distinguished from semaphore, which merely transmits messages. Smoke
signals, for instance, are to be considered semaphore, not telegraph.
According to Morse, telegraph dates only from 1832 when Pavel
Schilling invented one of the earliest electrical telegraphs.
A telegraph message sent by an electrical telegraph operator or
Morse code (or a printing telegraph operator using
plain text) was known as a telegram. A cablegram was a message sent by
a submarine telegraph cable, often shortened to a cable or a wire.
Telex was a message sent by a
Telex network, a switched
network of teleprinters similar to a telephone network.
A wire picture or wire photo was a newspaper picture that was sent
from a remote location by a facsimile telegraph . A diplomatic
telegram, also known as a diplomatic cable , is the term given to a
confidential communication between a diplomatic mission and the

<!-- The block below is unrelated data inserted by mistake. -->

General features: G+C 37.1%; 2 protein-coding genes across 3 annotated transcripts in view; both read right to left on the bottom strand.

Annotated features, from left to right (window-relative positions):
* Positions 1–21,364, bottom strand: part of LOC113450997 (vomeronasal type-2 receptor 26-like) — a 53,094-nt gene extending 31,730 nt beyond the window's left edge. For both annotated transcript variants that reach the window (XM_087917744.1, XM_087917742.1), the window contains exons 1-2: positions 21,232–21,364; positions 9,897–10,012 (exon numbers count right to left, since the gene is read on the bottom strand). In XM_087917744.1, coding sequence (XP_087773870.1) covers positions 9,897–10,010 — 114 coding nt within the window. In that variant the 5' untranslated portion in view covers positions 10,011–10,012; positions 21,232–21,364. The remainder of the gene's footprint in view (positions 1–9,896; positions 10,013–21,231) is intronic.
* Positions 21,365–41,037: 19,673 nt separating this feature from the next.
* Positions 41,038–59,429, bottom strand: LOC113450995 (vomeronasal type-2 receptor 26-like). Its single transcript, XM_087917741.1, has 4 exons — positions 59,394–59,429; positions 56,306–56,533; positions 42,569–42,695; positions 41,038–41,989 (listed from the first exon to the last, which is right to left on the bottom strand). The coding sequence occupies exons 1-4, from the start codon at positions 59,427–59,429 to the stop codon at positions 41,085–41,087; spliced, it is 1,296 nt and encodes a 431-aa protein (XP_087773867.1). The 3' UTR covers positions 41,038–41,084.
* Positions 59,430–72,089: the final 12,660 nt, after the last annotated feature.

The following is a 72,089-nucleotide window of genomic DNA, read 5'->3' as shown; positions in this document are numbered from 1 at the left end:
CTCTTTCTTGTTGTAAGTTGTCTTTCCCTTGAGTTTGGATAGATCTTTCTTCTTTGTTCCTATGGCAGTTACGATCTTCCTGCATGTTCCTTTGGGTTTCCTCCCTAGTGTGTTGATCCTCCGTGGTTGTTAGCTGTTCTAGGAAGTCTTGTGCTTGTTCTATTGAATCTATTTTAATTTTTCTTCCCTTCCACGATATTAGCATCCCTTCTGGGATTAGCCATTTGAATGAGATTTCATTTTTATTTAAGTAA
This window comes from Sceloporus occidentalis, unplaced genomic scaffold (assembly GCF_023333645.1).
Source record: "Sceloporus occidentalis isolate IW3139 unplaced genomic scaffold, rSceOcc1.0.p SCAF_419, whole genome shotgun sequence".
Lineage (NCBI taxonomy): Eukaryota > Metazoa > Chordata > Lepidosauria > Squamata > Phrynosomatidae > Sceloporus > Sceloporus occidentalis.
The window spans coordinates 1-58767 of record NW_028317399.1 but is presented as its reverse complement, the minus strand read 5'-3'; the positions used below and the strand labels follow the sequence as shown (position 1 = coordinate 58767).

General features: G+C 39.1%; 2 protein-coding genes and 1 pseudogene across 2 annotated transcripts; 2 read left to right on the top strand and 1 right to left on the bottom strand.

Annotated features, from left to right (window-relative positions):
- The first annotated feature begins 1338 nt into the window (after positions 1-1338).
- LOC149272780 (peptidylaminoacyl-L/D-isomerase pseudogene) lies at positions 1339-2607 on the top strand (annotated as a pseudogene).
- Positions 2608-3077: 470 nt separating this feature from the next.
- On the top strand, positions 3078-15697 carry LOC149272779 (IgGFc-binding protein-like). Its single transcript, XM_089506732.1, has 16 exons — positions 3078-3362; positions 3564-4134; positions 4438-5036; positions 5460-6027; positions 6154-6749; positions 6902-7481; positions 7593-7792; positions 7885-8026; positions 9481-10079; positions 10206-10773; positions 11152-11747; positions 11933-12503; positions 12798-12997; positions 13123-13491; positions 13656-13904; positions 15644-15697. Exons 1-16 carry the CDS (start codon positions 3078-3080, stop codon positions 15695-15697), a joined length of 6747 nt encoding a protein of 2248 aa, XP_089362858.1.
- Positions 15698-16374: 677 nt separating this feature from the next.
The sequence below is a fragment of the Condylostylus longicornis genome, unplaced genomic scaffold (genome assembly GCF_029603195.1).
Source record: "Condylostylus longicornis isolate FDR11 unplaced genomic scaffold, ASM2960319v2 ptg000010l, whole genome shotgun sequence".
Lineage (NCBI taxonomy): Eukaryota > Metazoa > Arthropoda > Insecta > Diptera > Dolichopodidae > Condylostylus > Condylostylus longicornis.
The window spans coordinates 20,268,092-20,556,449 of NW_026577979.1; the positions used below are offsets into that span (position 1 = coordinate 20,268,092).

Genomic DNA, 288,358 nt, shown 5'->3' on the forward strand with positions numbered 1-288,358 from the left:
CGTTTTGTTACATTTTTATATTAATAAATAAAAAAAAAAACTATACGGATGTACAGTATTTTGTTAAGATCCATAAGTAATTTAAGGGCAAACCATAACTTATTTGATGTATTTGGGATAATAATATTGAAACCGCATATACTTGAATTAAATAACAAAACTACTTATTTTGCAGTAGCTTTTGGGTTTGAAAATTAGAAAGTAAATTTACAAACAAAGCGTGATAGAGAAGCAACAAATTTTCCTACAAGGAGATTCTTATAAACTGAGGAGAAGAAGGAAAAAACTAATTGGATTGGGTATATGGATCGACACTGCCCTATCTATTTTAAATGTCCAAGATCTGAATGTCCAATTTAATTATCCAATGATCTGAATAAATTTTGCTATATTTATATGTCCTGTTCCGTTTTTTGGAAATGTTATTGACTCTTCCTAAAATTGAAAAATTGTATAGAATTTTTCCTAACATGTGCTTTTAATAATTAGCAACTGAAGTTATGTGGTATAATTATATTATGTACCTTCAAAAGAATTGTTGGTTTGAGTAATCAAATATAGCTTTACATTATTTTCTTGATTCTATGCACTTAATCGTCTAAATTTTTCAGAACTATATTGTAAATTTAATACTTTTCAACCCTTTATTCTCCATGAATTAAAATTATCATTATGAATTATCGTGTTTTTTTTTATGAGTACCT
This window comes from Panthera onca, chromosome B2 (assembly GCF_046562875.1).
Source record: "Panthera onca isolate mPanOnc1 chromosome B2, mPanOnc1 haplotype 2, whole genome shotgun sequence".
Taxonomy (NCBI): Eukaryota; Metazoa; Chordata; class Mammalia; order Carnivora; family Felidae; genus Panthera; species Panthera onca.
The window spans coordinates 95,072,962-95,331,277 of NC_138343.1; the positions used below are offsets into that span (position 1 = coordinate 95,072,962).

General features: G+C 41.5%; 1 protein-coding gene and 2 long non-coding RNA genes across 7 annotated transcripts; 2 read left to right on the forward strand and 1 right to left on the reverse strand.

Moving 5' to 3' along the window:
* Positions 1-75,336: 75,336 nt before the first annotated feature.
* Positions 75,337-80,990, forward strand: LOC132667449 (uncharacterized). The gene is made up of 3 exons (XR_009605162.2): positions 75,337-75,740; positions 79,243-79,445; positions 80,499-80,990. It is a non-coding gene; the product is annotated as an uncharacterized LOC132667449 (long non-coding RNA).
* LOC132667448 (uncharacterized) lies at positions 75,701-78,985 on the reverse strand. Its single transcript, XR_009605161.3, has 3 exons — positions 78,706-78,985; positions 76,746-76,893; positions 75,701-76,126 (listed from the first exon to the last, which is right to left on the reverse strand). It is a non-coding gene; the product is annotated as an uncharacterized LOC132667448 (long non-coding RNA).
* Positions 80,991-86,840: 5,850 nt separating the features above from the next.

foreign ministry of its parent country. These continue to be called
telegrams or cables regardless of the method used for transmission.
Even though early telegraphic precedents, such as signalling through
the lighting of pyres, have existed since ancient times, long-distance
telegraphy (transmission of complex messages) started in 1792 in the
form of semaphore lines , or optical telegraphs, that sent messages to
a distant observer through line-of-sight signals. Commercial
electrical telegraphs were introduced from 1837.
Semaphore line and
Flag semaphore Construction
schematic of a Prussian optical telegraph (or semaphore ) tower, C.
The first telegraphs came in the form of optical telegraph ,
including the use of smoke signals , beacons , or reflected light ,
which have existed since ancient times. Early proposals for an optical
telegraph system were made to the
Royal Society by
Robert Hooke in
1684 and were first implemented on an experimental level by Sir
Richard Lovell Edgeworth in 1767.
The first successful semaphore network was invented by Claude Chappe
and operated in
France from 1793 to 1846. Demonstration of the
During 1790–1795, at the height of the
French Revolution , France
needed a swift and reliable communication system to thwart the war